Mr. Davies

There is no comparison at all to be made between opening negotiations with someone and actually making concessions. I am surprised that the hon. Gentleman does not see the distinction between those two things.

So much for general analysis and principles, important as they are. In the rest of my remarks I shall be strictly pragmatic and practical, because that is what is called for. I shall answer this precise question: what should the Government do now? I urge them to do five things. First, to restore confidence in the communities, especially those in Belfast and Londonderry affected by the recent violence, the Government need to act to tackle the crisis of morale and numbers in policing. The regular force has already fallen below the levels envisaged by Patten—and Patten assumed an environment in which there had been a complete end to sectarian violence. That is why, in the circumstances, it would be madness to get rid of the full-time reserve. Without the full-time reserve, the Police Service of Northern Ireland simply could not cope.

Thus the Government should give two commitments immediately: first, that they will not allow numbers to fall further; and, secondly, that the full-time reserve will be offered new contracts when they fall due for the foreseeable future, and until a new determination has been made by the Chief Constable that there is a qualitative and sustainable improvement in the security situation.

The second thing that the Government should do now is act on the vital issue of linkage, reciprocity and a proper structure of incentives to perform. The official Opposition have the greatest sympathy for the First Minister's demand that the Government take powers to exclude from the Executive parties that are in breach of their obligations. It may be a little late now to use those powers in respect of past breaches, but it had been my intention to urge the Government immediately to introduce legislation to take those powers so that it was clear that they could be used immediately and decisively if there were any further breaches. In the light of the IRA's statement this evening, it is perhaps not the right moment to introduce legislation of that kind, but I hope that the Government will take every opportunity to make it absolutely clear, in private or by whichever other means they feel is expedient, that they will not be taken for a ride for a third time—that no more free concessions will be available and that at last some element of reciprocity and discipline will be introduced into the peace process.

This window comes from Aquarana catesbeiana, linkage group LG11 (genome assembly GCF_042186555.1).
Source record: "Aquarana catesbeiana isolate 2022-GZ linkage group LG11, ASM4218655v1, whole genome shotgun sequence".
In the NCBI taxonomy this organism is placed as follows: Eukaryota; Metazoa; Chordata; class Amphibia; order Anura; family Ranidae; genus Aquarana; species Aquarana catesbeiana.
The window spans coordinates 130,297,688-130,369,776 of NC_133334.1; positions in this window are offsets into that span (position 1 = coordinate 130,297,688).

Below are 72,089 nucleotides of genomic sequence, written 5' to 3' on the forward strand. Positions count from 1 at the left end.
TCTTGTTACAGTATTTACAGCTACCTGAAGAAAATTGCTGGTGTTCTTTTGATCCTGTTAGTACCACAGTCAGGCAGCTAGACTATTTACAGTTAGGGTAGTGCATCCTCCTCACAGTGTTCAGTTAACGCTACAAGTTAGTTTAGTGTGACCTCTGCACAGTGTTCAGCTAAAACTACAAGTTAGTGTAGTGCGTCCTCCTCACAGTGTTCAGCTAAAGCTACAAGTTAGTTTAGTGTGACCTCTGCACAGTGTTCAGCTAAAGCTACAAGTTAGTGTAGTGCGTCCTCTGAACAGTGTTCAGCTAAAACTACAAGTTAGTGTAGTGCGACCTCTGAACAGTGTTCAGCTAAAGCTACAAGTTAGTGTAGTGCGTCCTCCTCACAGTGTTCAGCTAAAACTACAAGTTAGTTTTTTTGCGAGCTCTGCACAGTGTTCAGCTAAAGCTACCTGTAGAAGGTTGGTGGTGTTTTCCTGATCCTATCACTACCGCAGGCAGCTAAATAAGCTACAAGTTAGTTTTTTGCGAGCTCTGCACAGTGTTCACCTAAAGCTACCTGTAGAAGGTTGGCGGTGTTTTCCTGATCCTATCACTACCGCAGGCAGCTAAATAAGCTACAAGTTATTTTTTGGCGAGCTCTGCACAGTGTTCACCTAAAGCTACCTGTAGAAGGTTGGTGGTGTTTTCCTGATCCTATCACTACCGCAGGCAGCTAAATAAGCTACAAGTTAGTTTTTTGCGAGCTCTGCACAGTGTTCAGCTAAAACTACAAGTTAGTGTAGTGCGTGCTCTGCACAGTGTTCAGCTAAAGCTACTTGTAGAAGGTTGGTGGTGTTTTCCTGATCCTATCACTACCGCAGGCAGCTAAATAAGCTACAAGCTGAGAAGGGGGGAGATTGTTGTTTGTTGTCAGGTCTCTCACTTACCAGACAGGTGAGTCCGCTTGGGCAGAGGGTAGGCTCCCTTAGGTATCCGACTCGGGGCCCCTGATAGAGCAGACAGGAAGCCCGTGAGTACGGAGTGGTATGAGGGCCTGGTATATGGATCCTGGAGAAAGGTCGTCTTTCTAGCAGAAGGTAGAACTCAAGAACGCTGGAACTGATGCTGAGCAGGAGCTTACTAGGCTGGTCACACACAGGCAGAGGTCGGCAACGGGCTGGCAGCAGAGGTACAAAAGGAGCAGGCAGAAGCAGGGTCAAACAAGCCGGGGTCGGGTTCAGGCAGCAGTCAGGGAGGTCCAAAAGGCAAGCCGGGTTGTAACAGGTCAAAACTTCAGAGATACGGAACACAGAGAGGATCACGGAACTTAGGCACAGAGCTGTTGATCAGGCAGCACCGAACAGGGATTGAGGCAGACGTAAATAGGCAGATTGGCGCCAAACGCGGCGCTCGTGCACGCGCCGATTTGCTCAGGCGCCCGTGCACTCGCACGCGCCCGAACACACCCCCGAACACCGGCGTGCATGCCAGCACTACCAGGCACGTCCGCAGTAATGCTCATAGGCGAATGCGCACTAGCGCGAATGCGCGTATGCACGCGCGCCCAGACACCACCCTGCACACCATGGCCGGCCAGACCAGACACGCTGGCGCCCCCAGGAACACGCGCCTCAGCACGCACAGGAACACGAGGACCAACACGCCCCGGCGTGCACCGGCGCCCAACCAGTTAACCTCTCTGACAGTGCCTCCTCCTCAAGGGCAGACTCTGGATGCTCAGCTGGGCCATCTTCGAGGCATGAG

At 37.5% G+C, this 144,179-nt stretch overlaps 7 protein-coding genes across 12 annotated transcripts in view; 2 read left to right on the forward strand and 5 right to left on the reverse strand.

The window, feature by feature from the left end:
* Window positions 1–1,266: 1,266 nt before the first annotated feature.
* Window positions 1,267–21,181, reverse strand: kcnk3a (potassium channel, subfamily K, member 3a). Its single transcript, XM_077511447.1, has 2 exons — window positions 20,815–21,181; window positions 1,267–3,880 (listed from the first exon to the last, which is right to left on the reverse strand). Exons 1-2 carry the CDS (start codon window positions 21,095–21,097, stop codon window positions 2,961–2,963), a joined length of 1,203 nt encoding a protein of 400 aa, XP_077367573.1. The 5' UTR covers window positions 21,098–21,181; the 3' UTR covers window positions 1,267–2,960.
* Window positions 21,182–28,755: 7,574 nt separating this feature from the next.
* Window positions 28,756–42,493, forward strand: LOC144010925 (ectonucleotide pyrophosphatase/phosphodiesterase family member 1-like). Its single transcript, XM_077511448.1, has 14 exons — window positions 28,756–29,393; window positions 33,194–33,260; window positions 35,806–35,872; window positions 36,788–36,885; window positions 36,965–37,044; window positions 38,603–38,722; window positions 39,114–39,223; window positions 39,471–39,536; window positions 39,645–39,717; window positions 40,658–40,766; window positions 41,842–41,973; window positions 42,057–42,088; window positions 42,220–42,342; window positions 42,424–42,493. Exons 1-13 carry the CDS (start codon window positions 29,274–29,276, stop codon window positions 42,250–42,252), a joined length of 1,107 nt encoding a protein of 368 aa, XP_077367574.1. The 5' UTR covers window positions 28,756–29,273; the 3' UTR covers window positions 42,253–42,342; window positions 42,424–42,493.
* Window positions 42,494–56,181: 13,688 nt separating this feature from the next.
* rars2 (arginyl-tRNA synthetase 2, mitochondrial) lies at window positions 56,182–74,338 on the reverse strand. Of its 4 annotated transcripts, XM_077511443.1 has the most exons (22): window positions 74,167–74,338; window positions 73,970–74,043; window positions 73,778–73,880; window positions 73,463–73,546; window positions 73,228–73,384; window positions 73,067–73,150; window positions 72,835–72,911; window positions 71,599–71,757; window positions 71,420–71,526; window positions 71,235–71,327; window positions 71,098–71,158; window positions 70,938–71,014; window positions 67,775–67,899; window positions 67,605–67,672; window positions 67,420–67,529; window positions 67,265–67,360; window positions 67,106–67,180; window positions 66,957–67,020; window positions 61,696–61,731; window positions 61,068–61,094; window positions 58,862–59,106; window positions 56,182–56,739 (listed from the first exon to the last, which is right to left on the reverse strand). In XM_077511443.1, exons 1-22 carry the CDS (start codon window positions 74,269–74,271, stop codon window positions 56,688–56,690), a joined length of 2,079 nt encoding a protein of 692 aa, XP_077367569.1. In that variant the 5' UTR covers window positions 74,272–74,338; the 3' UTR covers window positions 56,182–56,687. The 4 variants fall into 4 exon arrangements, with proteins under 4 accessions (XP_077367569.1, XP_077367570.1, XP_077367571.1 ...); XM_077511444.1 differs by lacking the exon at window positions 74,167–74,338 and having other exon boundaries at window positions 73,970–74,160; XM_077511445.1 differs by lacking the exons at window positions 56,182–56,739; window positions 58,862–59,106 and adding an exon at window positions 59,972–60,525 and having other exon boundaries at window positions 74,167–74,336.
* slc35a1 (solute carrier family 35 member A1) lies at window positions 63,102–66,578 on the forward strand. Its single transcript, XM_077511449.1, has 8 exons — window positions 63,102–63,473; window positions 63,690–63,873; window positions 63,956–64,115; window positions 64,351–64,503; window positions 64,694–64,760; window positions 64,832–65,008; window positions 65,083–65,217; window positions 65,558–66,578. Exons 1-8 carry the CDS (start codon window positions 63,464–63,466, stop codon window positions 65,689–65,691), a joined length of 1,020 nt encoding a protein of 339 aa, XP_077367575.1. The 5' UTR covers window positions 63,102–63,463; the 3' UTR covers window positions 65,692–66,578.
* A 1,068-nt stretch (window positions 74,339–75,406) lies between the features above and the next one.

I also urge the Government to concert with our Irish partners and American allies to ensure that there are real financial and other penalties for organisations, be they loyalist or republican, that are specified as being in breach of the agreement. The Secretary of State will know that that is a technical term in relation to the peace agreement, and the present procedure, which he has already used once, is a complete paper tiger, a sword of clay. That is a very unsatisfactory state of affairs, and I hope that he will take action to remedy it.

Thirdly, the Government should make it clear that there can be no question of making the Weston Park concession of an amnesty for on-the-run terrorists at the present time, or at any time, except as part and parcel of a final settlement involving the winding-up of paramilitary organisations and the end of the armed struggle. That offer has, in any case, never been endorsed, ratified or even considered by Parliament, and any moral obligation on the Government has now surely been obliterated by the successive IRA breaches since it was formulated. Those breaches started with the IRA's involvement with FARC, which we now know was going on while the Weston Park negotiations were taking place.

Fourthly, the Government should have the courage explicitly to endorse the Taoiseach's demand that decommissioning be completed by next May. I taxed the right hon. Gentleman with this the other day at Question Time, and he again evaded the issue, offering a mealy-mouthed fudge to the effect that the Government have no disagreement with the Taoiseach on the need for urgent decommissioning. That was precisely the phrase used by the Prime Minister in his letter of two weeks ago to my right hon. Friend the Leader of the Opposition, and more or less the wording used by the Secretary of State to me last week. That formula is simply not adequate. There is a devastating lack of conviction and credibility in a fudge of that kind, and I am surprised that the Government cannot see that.

The Government should make it clear that, whatever the result of next May's elections, no party can sit on the Executive if it has not fulfilled its undertakings under the agreement or remains tied to a paramilitary organisation that has not done so. The parties should know the score now, and the Northern Ireland electorate should know the score as soon as possible—certainly well in advance of the elections.